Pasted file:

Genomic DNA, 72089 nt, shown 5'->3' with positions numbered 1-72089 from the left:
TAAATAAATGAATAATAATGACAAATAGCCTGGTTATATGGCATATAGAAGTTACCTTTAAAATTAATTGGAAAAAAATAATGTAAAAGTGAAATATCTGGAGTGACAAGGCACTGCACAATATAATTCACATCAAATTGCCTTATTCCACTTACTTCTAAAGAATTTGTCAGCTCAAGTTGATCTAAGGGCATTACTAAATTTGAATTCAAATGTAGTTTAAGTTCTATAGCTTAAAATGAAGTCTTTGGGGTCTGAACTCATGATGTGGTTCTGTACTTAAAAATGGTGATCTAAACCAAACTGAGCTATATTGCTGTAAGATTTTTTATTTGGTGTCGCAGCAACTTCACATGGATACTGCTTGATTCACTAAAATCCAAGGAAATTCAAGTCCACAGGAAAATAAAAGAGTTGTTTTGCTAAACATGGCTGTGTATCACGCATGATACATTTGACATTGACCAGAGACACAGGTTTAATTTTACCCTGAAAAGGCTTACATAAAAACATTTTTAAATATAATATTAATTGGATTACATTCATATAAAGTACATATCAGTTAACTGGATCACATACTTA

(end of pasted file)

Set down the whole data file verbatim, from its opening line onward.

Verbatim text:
Genomic DNA, 72089 nt, shown 5'->3' with positions numbered 1-72089 from the left:
TAAATAAATGAATAATAATGACAAATAGCCTGGTTATATGGCATATAGAAGTTACCTTTAAAATTAATTGGAAAAAAATAATGTAAAAGTGAAATATCTGGAGTGACAAGGCACTGCACAATATAATTCACATCAAATTGCCTTATTCCACTTACTTCTAAAGAATTTGTCAGCTCAAGTTGATCTAAGGGCATTACTAAATTTGAATTCAAATGTAGTTTAAGTTCTATAGCTTAAAATGAAGTCTTTGGGGTCTGAACTCATGATGTGGTTCTGTACTTAAAAATGGTGATCTAAACCAAACTGAGCTATATTGCTGTAAGATTTTTTATTTGGTGTCGCAGCAACTTCACATGGATACTGCTTGATTCACTAAAATCCAAGGAAATTCAAGTCCACAGGAAAATAAAAGAGTTGTTTTGCTAAACATGGCTGTGTATCACGCATGATACATTTGACATTGACCAGAGACACAGGTTTAATTTTACCCTGAAAAGGCTTACATAAAAACATTTTTAAATATAATATTAATTGGATTACATTCATATAAAGTACATATCAGTTAACTGGATCACATACTTA